6. What’s the most important thing to teach them, in your opinion?

An inquiring mind. Realising that absolutely everything is interesting.

7. When have you been at your happiest?

Never thought about it. I read that studies show people are at their most content from 60 onwards. That’s certainly true of me. You’re more tolerant, more relaxed, turn the other cheek. You don’t get so angry about things. I can be a bit of a thespian with putting on displays of temper but everyone knows I’m teasing. I reckon 90 per cent of the people I have known are dead. But I don’t feel like dying. I really enjoy being alive. I find everything interesting.

8. Why do you write?

I love it. If you are a reader, and I am, I read for about six hours a day. I keep a log to ensure it’s 50/50 fiction and non-fiction. I seem to be the only man who reads fiction! I don’t understand it. I enjoy both but fiction makes you think more. Talk to any reader and they say they’d quite like to write a book.

9. You’ve been married a lot and had a lot of different partners: how do you charm the women you’ve been with?

I don’t set out to charm women, but I’ll tell you one thing they like laughter, but they don’t like pranks. I quite like women and permanent relationships but it never lasts that long. They last about seven or eight years but we all stay great friends and holiday together. I’ve never understood monogamy. It seems to be unnatural for me. Variety is the spice of life. Blondes. Brunettes. That sort of thing. I’ve had all sorts of races and that. Girlfriends everywhere. Am I good to them? Of course I am. I’m good to everyone. Absolutely, women keep you young. Having it off all the time does. It’s absolutely critical.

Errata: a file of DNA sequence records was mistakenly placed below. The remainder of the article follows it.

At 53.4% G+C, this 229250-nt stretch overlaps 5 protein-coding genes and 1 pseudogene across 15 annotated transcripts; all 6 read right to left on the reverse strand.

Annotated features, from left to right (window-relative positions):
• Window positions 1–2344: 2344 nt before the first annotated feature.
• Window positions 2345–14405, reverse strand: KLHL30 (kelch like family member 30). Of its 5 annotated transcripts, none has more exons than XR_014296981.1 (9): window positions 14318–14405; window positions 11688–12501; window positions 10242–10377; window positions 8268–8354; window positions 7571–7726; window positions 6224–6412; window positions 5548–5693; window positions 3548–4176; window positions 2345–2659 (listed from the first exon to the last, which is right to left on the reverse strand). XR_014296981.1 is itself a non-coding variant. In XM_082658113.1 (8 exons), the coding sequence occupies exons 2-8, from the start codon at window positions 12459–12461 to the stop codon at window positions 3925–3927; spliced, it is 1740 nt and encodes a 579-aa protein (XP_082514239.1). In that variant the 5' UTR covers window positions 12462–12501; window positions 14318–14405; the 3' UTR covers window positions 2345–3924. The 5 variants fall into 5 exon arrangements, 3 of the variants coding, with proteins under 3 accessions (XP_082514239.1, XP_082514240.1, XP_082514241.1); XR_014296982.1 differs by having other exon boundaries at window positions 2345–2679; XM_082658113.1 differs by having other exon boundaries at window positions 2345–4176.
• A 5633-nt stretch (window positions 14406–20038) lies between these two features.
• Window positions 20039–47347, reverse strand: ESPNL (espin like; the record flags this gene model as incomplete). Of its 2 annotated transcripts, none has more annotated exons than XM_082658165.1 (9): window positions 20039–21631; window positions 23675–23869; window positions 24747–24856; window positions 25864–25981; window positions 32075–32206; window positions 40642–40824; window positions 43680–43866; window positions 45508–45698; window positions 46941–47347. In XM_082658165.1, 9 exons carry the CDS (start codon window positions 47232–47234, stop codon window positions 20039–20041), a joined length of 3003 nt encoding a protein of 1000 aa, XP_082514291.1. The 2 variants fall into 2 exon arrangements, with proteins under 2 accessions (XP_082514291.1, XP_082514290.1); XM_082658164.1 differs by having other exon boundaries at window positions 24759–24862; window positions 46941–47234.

10. In what way do you wish your life had been different?

No ways. I mean obviously it would be lovely to be the heavyweight champion of the world or an opera singer. We are on the cusp of the most amazing things happening and it would be lovely to watch. So many astonishing things and I presume I won’t be around to see them.

11. What, in your opinion, is the biggest misconception about the wealthy?

You read about them being tight and the evidence is overwhelmingly that that is not the case. I never set out to make money. I set out never to work for anyone and the money happened very quickly. Anyone can do what I did. Buying buildings is irrational, as my mother said, but we like it. We keep buying more. The difference between successful people in any sense not just money but having an interesting life or whatever is they have an investment mentality. Study. Doing different things. They are not into instant gratification.

12. What would you like your legacy to be?

Nothing. When you’re dead, you’re dead. Foundations, monuments. Who cares. You’re dead. Everyone forgets the dead and that’s right. The more primitive the civilisation, the more they carry on about worshipping the dead. It’s an arrogance to assume that we are that special. What matters is now.